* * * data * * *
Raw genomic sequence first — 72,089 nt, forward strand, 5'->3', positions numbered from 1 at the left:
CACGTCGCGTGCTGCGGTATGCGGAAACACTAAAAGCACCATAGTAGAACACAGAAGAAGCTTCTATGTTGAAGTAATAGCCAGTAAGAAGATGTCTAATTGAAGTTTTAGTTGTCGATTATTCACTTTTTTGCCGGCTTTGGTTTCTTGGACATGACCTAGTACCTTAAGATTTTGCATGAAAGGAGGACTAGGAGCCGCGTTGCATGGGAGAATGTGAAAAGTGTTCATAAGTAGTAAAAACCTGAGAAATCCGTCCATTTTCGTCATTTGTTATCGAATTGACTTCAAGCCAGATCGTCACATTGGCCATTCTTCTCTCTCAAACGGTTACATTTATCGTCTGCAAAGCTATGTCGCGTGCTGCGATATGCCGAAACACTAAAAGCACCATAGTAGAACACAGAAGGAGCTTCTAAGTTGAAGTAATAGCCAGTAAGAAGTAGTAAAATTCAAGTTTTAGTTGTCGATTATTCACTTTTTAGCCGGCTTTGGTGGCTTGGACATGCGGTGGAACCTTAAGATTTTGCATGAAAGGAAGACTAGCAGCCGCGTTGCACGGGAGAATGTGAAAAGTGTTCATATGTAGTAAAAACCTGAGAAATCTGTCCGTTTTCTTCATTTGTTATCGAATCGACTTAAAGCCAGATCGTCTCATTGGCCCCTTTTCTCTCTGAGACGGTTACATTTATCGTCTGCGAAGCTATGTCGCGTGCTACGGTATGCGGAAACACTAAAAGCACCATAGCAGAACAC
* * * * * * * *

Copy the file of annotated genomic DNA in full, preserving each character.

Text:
Raw genomic sequence first — 72,089 nt, forward strand, 5'->3', positions numbered from 1 at the left:
CACGTCGCGTGCTGCGGTATGCGGAAACACTAAAAGCACCATAGTAGAACACAGAAGAAGCTTCTATGTTGAAGTAATAGCCAGTAAGAAGATGTCTAATTGAAGTTTTAGTTGTCGATTATTCACTTTTTTGCCGGCTTTGGTTTCTTGGACATGACCTAGTACCTTAAGATTTTGCATGAAAGGAGGACTAGGAGCCGCGTTGCATGGGAGAATGTGAAAAGTGTTCATAAGTAGTAAAAACCTGAGAAATCCGTCCATTTTCGTCATTTGTTATCGAATTGACTTCAAGCCAGATCGTCACATTGGCCATTCTTCTCTCTCAAACGGTTACATTTATCGTCTGCAAAGCTATGTCGCGTGCTGCGATATGCCGAAACACTAAAAGCACCATAGTAGAACACAGAAGGAGCTTCTAAGTTGAAGTAATAGCCAGTAAGAAGTAGTAAAATTCAAGTTTTAGTTGTCGATTATTCACTTTTTAGCCGGCTTTGGTGGCTTGGACATGCGGTGGAACCTTAAGATTTTGCATGAAAGGAAGACTAGCAGCCGCGTTGCACGGGAGAATGTGAAAAGTGTTCATATGTAGTAAAAACCTGAGAAATCTGTCCGTTTTCTTCATTTGTTATCGAATCGACTTAAAGCCAGATCGTCTCATTGGCCCCTTTTCTCTCTGAGACGGTTACATTTATCGTCTGCGAAGCTATGTCGCGTGCTACGGTATGCGGAAACACTAAAAGCACCATAGCAGAACAC